Building on these findings, a recent double-blind, controlled trial, published in 2023 in Annals of Allergy, Asthma & Immunology, found that COVID-positive patients who gargled and performed nasal rinsing with a simple warm saltwater solution four times daily for 14 days experienced significantly lower hospitalization rates than a control group.

Green Tea Extract (EpiGalloCatechin Gallate) and Zinc Ionophore

EGCG is a powerful plant compound and immune nutrient primarily found in green tea. The beauty of green tea is that it also contains quercetin, another zinc ionophore. Both are known for its many health benefits. EGCG is rich in polyphenols and antioxidants. It may help to lower oxidative stress, decrease inflammation, improve heart health, support brain health, aid weight loss and help you live longer.

EGCG also acts as a zinc ionophore (PubMed 2014), the same mechanism of action that hydroxychloroquine has via helping zinc pass the cell wall and get into cells where it might halt viral replication. Conversely, zinc helps to make EGCG more bioavailable, meaning the two nutrients work hand in hand to enhance each other’s therapeutic potential.

An Indian study found that EGCG has the ability to target numerous key structures inside the virus, disabling its functional capacity.

“EGCG showed a very high binding affinity and a low inhibition constant among all the phytoconstituents screened, especially in the case of 6vw1, which is a potential target of SARS-CoV-2,” the paper found.

“EGCG exhibited better binding with the viral proteins and hence, is expected to show better antiviral activity than the reference drugs, remdesivir and chloroquine,” it added.

It is important to remember, though, that by itself, EGCG is both unstable and bio-unavailable unless coupled with nutrients like zinc that studies show help to maximize its transport into cells.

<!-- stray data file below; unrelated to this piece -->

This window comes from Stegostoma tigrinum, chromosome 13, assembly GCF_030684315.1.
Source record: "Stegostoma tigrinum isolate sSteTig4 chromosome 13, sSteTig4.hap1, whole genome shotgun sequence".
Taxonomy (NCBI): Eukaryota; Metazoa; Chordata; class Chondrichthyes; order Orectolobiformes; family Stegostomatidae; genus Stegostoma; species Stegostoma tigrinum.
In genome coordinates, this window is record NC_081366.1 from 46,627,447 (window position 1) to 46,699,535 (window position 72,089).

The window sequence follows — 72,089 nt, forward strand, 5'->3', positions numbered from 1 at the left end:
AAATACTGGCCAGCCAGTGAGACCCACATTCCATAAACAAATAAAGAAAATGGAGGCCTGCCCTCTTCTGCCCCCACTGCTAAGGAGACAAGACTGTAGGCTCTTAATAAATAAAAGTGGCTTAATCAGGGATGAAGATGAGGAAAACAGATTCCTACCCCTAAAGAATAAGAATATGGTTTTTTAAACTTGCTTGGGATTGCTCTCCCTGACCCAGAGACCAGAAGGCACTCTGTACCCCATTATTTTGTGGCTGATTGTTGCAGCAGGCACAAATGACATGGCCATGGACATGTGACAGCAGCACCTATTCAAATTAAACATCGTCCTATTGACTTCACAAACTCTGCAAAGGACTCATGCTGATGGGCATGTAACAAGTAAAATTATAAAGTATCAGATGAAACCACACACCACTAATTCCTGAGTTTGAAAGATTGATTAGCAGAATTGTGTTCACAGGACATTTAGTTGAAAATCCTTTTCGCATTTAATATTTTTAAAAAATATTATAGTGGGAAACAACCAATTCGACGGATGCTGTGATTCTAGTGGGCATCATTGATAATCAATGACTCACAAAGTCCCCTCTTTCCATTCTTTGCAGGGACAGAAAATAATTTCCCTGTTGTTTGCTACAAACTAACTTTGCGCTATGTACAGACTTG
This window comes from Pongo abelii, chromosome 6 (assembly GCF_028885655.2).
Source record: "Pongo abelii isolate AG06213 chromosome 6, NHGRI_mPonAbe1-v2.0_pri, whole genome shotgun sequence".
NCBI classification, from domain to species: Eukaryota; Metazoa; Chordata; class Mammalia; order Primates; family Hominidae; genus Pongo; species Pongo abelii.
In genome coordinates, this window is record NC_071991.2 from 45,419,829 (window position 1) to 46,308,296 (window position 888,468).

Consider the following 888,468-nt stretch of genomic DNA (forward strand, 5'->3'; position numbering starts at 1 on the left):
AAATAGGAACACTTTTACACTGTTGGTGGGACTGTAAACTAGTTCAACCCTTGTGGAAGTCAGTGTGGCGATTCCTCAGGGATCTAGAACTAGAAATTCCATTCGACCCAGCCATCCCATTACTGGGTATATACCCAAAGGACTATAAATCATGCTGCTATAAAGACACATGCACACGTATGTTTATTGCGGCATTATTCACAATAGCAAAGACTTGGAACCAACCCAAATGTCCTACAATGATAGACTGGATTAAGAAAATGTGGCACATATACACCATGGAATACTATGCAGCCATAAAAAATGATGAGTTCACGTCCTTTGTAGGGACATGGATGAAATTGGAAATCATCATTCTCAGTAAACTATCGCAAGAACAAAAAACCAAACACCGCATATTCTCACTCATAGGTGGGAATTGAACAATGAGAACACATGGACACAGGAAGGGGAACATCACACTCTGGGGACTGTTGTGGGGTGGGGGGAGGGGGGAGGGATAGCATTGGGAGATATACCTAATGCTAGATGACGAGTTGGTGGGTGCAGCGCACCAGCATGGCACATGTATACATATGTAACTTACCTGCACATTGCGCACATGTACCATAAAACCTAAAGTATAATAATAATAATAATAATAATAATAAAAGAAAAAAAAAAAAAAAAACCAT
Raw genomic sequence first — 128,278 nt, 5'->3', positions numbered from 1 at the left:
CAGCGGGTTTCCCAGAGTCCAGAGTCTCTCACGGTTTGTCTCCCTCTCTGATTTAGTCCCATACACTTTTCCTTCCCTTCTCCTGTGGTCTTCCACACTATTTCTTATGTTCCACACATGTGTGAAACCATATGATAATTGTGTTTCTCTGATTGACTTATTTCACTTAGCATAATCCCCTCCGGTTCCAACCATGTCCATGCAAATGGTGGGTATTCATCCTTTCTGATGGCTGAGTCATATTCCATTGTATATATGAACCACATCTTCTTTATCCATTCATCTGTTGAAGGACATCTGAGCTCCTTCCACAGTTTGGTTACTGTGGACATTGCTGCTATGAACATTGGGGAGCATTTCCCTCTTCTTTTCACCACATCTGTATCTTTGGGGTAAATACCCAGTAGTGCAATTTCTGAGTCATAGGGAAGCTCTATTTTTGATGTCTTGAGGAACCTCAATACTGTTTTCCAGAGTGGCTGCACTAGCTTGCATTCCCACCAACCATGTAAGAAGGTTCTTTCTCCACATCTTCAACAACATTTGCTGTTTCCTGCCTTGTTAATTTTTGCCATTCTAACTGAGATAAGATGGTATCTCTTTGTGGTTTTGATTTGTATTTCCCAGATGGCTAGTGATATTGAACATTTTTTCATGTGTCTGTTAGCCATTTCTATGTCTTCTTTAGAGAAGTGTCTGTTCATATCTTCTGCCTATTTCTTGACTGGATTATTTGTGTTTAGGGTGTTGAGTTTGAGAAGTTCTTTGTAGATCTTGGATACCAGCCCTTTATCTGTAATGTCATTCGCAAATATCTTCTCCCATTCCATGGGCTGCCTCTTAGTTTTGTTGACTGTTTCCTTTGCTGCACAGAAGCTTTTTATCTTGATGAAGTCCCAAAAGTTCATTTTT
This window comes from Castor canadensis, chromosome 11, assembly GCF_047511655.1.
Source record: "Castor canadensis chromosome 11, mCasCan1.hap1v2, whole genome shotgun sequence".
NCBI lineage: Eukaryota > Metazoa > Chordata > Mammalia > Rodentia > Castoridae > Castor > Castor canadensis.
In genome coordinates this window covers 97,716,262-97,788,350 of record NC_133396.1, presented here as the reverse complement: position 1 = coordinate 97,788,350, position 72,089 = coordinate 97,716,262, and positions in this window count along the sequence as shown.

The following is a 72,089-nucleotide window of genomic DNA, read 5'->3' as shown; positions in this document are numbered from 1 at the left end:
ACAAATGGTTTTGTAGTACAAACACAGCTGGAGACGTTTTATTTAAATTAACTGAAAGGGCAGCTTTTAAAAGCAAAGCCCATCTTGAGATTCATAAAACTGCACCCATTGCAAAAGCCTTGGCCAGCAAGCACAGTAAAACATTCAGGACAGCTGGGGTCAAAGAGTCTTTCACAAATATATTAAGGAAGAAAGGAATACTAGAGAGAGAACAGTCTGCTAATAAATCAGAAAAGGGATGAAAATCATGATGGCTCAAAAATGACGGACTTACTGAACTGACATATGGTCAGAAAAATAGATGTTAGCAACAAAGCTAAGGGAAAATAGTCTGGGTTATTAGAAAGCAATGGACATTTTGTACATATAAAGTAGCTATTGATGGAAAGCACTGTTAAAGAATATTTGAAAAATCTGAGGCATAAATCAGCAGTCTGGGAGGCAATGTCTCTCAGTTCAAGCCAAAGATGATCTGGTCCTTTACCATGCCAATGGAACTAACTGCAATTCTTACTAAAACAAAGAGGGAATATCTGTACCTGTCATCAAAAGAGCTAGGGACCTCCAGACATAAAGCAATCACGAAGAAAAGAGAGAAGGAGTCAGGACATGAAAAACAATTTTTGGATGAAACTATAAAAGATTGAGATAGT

Lab Results Don’t Always Translate Into Real-World Benefits: Expert

Laboratory findings don’t always translate to real-world benefits.

“There are lots of times that we will test something in the petri dish and it looks fantastic,” Dr. Sharon Nachman, chief of the Division of Pediatric Infectious Diseases at Stony Brook Children’s Hospital, told The Epoch Times.

The fact that something kills a microbe in the lab doesn’t mean it will be effective in a patient, she said. While test results may show a substance killing bacteria, viruses, or fungi, sometimes an equivalent dose in a human is toxic, it doesn’t stay in the right space long enough, or other problems arise, she said.

An issue with the tea study is that it didn’t replicate how quickly tea passes through the mouth, Dr. Nachman noted. “It’s in your mouth for nanoseconds,” she said. “In the lab, they put the tea in with the virus and it sat there and it could continue to act for more than microseconds, which is quite different than your mouth.”

COVID-19 infects the nose and lungs, not just the mouth. “Even a single cough is going to throw out much more virus than would be killed in the mouth by gargling for 20 minutes,” Dr. Nachman said.

So although a hot drink such as tea may provide some benefits, “whether it will actually get you healthier faster or cut down on how much virus you’re transmitting, that’s a little bit on the iffy side,” she said.